The Odd Body Explained

Ankles that have lost a bit of definition over the years and appear to merge with the calf (hence the hybrid word) might actually improve your health profile, as long as you're not seriously overweight. Fat stored in the intra-abdominal region -- in and around the organs -- correlates highly with metabolic disorders, such as type 2 diabetes; fat in the legs is least linked with these maladies.

Wendy Kohrt, PhD, professor of medicine at the University of Colorado Denver, found that postmenopausal women who had a relatively high level of leg fat (as opposed to abdominal fat) had lower risks of heart disease, hypertension, and type 2 diabetes. Leg fat, she explains, may protect postmenopausal women by drawing triglycerides out of the bloodstream, where they constitute a risk factor, and into fat deposits in the legs and, possibly, cankles. Her findings suggest that removing lower-body fat cells -- by liposuction, say -- may not be a good idea: Women who do may begin to add weight to fat cells in the more dangerous midriff zone, she suspects.

12. How could chewing sugarless gum and eating cheese prevent cavities?

Every time you eat, bacteria in your mouth react chemically with the food and introduce an organic acid that can cause tooth decay. By dislodging food, rinsing teeth, and diluting acid, saliva counters this process. The key is to keep it flowing, which is where chewing gum -- or at least chewing -- comes in.

"We showed that the simple mechanical act of chewing stimulates salivary flow," says James Wefel, PhD, director of the Dows Institute for Dental Research.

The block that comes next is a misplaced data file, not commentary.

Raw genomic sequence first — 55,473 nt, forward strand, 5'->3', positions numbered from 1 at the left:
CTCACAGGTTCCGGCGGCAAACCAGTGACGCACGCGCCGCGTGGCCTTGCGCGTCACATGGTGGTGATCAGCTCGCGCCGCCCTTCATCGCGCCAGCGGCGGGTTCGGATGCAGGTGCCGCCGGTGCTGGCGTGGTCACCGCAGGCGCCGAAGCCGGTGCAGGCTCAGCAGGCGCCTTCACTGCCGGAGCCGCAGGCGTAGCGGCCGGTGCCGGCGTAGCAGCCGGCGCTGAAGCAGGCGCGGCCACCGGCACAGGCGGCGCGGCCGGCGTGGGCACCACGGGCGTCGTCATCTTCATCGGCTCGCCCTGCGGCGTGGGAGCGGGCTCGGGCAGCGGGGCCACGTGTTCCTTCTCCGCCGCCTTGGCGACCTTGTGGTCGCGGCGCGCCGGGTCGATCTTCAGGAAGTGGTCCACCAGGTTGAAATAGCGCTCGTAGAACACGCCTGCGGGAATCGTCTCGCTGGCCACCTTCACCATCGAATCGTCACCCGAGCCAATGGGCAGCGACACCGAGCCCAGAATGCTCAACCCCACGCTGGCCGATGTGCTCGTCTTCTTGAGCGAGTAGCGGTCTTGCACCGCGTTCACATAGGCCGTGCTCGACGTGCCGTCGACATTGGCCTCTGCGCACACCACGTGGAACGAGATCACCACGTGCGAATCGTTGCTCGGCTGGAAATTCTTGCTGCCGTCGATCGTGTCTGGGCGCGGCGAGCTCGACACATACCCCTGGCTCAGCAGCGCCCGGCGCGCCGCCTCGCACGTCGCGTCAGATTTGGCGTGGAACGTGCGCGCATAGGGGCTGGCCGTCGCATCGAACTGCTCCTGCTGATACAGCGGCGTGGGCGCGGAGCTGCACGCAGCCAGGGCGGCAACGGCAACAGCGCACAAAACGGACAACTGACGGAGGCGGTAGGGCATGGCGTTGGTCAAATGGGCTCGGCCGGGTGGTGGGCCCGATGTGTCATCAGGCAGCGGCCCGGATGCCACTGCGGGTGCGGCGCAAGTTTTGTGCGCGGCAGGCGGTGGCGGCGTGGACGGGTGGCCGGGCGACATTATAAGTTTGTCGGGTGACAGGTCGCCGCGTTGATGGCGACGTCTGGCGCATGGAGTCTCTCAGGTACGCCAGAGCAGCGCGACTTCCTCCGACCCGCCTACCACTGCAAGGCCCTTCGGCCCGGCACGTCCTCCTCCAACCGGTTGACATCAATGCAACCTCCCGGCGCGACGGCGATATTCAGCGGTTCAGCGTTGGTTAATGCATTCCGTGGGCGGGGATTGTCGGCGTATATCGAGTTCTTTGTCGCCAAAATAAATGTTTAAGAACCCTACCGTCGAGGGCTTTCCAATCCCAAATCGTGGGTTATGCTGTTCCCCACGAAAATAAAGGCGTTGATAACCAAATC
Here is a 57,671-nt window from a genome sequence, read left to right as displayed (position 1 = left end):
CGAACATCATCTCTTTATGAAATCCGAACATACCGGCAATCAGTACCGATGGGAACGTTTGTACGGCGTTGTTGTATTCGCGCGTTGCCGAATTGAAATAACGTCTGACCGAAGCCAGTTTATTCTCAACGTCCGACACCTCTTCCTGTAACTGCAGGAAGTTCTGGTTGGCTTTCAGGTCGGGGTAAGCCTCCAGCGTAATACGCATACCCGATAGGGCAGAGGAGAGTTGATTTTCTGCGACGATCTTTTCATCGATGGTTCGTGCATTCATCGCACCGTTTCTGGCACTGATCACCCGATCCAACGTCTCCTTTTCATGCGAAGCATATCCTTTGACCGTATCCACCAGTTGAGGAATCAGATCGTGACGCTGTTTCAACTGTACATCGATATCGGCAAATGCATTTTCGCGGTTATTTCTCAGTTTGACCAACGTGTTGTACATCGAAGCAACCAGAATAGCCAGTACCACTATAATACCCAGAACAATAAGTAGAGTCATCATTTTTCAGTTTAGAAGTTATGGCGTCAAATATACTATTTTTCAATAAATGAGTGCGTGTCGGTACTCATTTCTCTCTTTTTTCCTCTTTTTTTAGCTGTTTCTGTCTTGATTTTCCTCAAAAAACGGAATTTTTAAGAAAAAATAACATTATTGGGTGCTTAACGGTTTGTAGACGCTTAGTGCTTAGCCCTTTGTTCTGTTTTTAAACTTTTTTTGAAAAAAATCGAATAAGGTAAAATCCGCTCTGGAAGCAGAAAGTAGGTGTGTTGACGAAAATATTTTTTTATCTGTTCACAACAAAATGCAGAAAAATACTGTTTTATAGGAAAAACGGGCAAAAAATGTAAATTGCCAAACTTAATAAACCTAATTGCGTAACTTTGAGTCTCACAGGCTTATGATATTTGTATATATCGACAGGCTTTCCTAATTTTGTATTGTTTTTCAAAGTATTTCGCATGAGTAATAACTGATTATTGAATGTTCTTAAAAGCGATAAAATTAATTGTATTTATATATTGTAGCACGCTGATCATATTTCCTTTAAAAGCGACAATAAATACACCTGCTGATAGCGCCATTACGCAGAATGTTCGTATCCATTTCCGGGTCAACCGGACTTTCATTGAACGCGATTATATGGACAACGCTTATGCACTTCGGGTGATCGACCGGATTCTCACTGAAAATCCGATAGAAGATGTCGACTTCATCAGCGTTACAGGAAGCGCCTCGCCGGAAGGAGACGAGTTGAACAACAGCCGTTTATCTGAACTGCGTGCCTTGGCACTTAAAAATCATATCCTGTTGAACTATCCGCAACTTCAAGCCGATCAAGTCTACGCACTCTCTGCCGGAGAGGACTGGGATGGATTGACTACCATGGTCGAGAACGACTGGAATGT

As for cheese, its fats may act as a protective barrier for the teeth; it also contains calcium and phosphate, which may discourage decay and strengthen teeth. What this all means to you: Limit between-meal nibbles, thereby reducing the number of acid exposures. Chew sugarless gum after meals. Or do like the French and finish your meal with a few pieces of cheese.


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13. Why does your side hurt sometimes when you laugh really hard?

Two classic causes of a "side stitch" are running and prolonged laughter. Those activities have at least one thing in common: exertion of the diaphragm.

"When you laugh really hard, you're sucking in a lot of air, which fills the lungs and pushes down on the diaphragm while the abdominal muscles are also contracting and pushing up on the diaphragm," explains Robert Gotlin, DO, a sports physician at Beth Israel Medical Center and former director of orthopedic rehab with the New York Knicks. All of which, of course, happens scores of times each minute when you're howling. The repeated compression can produce a muscle spasm that we all know as a stitch.

"Sometimes when you laugh a lot, you get a pain in your right arm as well as the side stitch. That's because the nerve that supplies the diaphragm also goes to the right shoulder," he says.

So, in addition to busting your gut, a hearty laugh can mistakenly make you think you're having a heart attack. Try breaking the rapid cycle of diaphragm punishment that we call laughter by slow, deep breathing between fits of hysteria. And avoid eating big meals, which draw blood to the stomach, before settling in for an evening of 30 Rock reruns.


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Curious About Your Other Body Oddities?

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